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A tea party is arranged for 16 people along the two sides of [#permalink]
02 May 2005, 05:37

This topic is locked. If you want to discuss this question please re-post it in the respective forum.

A tea party is arranged for 16 people along the two sides of a long table with 8 chairs on each side. Four men wish to sit on one particular side and 2 on the other side. In how many ways can they be seated?

Re: permutations - good one [#permalink]
02 May 2005, 12:09

Economiser wrote:

A tea party is arranged for 16 people along the two sides of a long table with 8 chairs on each side. Four men wish to sit on one particular side and 2 on the other side. In how many ways can they be seated?

We can tackle this one too.

Firts, we select 4 chairs on one side ordered - 8!/4!
Second, we select 2 chairs on the other side ordered - 8!/6!
We are left with 10 chairs, ordering them gives - 10!

My soln (twixt , I hope I haven't messed this one up).

The 4 ppl on side choose 4 out of 8 seats , so do the other 2 ppl.
The 4 and 2 then permute amongst themselves.
The remaining occupy the remaining 10 seats and then permute among themselves.

Slightly complicated.. [#permalink]
06 May 2005, 19:02

The problem involves two parts.

part 1 - Combinations:

4 want to sit on one paticular side - so this can only be done in one way.
2 want to sit on another side - this can be done in only one way.

That leaves 10. These 10 (first worry about breaking them into one side or the other. We will worry about seating - arrangements in Part 2 of the solution) can be divided into two groups (group of 4 and group of 6).

Out of 10, 4 need to go on one side (and the rest automatically go on the other side). So, this alone can be done in 10C4 (or if you work on the other side, you will end up with 10C6. Note that 10C4 and 10C6 are the same). So, part one of the answer is 10C4 (or 10C6 both are equal).

Now, the problem asks about howmany ways they can be seated.

Part 2 - Permutations:

As far as arranging them, the problem did not say the team of 4 has to sit together (the problem only states that the team of 4 want to sit on a particular side - together or not).

therefore, one side of the table can be seated in 8! ways and with the same logic the other side can be seated in 8! ways.

So, the answer should be 10C4 * 8! * 8!.

If the problem stated that the team of 4 should be seated on one particular side together and team of 2 shoudl be seated on another side together, then
the answer might be

10C4 * 5! * 7! * 4! * 2!.

if the problem stated that the team of 4 should be seated together on one side and team of 2 should be seated together on the other side (without saying a 'particular' side), then anwer is

Re: permutations - good one [#permalink]
10 May 2005, 13:15

Tyr wrote:

Economiser wrote:

A tea party is arranged for 16 people along the two sides of a long table with 8 chairs on each side. Four men wish to sit on one particular side and 2 on the other side. In how many ways can they be seated?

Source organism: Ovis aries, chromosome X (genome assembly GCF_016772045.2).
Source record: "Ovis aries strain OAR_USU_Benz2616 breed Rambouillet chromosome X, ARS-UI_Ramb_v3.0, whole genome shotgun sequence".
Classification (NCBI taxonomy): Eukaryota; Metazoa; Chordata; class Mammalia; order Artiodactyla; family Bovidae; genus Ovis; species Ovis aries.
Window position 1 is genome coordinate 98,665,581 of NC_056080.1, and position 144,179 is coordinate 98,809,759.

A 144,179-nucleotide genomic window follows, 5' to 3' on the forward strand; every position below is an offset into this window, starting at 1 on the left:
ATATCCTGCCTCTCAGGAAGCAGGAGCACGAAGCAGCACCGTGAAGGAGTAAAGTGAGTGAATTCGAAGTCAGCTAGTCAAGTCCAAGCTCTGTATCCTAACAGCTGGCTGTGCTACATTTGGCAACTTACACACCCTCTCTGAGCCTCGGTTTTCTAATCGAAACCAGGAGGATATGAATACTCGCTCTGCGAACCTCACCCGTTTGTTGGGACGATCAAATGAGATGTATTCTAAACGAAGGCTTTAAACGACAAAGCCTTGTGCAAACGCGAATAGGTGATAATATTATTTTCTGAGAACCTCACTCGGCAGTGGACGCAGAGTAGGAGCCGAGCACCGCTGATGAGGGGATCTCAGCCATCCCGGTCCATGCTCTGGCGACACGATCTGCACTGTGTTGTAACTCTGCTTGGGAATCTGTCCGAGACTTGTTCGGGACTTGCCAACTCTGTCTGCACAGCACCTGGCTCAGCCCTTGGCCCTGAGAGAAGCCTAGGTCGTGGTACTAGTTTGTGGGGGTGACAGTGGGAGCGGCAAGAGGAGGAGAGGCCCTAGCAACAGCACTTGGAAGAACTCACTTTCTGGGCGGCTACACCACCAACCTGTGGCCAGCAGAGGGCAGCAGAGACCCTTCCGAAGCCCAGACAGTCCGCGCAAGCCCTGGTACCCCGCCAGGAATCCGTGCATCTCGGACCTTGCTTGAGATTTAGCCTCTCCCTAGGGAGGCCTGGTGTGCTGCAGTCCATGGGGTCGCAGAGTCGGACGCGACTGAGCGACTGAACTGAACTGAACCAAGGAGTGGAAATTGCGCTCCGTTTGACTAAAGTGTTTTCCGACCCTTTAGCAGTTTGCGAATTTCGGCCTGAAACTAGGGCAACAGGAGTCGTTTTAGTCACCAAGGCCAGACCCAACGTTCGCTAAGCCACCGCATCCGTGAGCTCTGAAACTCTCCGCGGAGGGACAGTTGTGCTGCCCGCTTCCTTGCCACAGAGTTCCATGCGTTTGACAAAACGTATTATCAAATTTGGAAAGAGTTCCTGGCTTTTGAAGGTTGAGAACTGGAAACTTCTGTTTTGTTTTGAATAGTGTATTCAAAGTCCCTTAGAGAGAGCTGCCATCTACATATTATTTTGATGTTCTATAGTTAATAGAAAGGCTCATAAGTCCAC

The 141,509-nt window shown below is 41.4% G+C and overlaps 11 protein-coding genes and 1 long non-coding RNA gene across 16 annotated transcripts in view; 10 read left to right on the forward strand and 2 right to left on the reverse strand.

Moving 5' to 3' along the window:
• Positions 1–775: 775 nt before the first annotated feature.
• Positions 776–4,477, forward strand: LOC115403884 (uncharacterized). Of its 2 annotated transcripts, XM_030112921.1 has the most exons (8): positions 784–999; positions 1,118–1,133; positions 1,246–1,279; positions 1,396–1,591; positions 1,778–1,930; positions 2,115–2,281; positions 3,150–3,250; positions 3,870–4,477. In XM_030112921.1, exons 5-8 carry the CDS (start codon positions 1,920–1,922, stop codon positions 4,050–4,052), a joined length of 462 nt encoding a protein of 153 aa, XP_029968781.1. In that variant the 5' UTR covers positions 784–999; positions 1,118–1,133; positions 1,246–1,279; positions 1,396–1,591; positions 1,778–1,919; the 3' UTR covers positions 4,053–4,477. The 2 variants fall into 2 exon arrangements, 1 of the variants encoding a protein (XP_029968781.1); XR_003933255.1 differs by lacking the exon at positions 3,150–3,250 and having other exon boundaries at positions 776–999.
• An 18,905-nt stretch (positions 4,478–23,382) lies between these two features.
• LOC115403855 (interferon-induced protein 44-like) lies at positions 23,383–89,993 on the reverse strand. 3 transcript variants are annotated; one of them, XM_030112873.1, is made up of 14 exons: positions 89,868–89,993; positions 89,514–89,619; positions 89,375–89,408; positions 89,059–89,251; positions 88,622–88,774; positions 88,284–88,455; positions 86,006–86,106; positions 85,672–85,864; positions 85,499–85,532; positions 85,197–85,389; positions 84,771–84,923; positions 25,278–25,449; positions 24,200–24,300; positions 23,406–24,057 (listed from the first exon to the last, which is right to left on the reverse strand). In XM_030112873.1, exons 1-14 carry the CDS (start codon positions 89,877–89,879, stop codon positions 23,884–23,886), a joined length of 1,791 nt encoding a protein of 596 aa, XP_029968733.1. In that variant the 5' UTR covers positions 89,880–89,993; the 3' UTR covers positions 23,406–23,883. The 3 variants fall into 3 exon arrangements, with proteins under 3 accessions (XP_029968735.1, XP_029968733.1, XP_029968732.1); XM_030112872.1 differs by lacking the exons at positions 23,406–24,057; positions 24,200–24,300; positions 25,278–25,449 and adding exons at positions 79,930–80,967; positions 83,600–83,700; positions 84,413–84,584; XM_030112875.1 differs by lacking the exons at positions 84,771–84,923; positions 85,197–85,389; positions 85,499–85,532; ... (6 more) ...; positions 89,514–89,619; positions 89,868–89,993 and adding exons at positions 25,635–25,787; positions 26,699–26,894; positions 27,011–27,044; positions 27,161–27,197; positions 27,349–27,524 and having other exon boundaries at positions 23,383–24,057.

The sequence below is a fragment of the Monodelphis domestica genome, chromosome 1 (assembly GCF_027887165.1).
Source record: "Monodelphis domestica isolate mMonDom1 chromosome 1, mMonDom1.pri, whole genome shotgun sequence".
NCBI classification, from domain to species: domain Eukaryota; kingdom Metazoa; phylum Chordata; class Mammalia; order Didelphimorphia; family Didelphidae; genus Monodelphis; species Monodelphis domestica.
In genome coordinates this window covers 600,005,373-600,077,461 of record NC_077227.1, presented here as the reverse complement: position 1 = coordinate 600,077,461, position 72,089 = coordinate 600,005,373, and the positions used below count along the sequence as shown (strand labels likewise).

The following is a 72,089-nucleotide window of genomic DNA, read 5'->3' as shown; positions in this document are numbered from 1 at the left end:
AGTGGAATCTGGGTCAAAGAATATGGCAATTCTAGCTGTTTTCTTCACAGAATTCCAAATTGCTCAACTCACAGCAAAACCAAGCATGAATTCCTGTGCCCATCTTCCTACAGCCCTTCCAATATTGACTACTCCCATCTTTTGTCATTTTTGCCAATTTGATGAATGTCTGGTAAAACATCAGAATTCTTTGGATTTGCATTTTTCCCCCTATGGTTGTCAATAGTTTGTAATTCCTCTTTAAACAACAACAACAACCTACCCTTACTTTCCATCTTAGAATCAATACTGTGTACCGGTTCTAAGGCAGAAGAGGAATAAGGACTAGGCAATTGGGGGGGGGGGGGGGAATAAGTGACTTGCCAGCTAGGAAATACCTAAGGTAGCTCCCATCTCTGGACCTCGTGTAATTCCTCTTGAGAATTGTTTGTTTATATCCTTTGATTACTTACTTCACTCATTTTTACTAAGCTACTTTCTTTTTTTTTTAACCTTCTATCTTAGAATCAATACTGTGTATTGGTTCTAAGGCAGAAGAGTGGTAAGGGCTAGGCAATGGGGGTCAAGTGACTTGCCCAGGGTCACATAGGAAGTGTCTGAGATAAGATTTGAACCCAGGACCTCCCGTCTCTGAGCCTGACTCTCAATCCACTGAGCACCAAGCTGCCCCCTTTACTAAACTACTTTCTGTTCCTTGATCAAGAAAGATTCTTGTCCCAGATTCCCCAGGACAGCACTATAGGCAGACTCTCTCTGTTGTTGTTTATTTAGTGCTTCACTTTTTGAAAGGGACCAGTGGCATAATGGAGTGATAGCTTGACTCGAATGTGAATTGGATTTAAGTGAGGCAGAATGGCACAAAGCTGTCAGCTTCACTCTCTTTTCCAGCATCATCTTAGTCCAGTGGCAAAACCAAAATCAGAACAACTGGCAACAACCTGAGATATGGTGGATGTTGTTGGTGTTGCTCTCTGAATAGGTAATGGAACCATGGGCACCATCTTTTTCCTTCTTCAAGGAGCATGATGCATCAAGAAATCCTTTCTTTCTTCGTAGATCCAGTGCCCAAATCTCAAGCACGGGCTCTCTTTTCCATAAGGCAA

We can tackle this one too.

Firts, we select 4 chairs on one side ordered - 8!/4! Second, we select 2 chairs on the other side ordered - 8!/6! We are left with 10 chairs, ordering them gives - 10!

So it is (8!/4!)*(8!/6!)*10!

Srinivas - I guess TYR reply is right. How come this a combination problem this is fully a permutation problem. _________________

Its not the fact its your attitude towards the fact

Re: permutations - good one [#permalink]
11 May 2005, 15:49

Rearrange 8C4 * 8C6 * 10! to see that it is indeed 8! * 8! * 10C6

-Srinivas

Jacques wrote:

Tyr wrote:

Economiser wrote:

A tea party is arranged for 16 people along the two sides of a long table with 8 chairs on each side. Four men wish to sit on one particular side and 2 on the other side. In how many ways can they be seated?

We can tackle this one too.

Firts, we select 4 chairs on one side ordered - 8!/4! Second, we select 2 chairs on the other side ordered - 8!/6! We are left with 10 chairs, ordering them gives - 10!

So it is (8!/4!)*(8!/6!)*10!

Srinivas - I guess TYR reply is right. How come this a combination problem this is fully a permutation problem.

Re: permutations - good one [#permalink]
11 May 2005, 18:25

My apologies, read this as "rearrange (8!/4!)*(8!/6!)*10 to see that it is indeed 8! * 8! * 10C6"

(

Srinivas wrote:

Rearrange 8C4 * 8C6 * 10! to see that it is indeed 8! * 8! * 10C6

-Srinivas

Jacques wrote:

Tyr wrote:

Economiser wrote:

A tea party is arranged for 16 people along the two sides of a long table with 8 chairs on each side. Four men wish to sit on one particular side and 2 on the other side. In how many ways can they be seated?

We can tackle this one too.

Firts, we select 4 chairs on one side ordered - 8!/4! Second, we select 2 chairs on the other side ordered - 8!/6! We are left with 10 chairs, ordering them gives - 10!

So it is (8!/4!)*(8!/6!)*10!

Srinivas - I guess TYR reply is right. How come this a combination problem this is fully a permutation problem.

gmatclubot

Re: permutations - good one
[#permalink]
11 May 2005, 18:25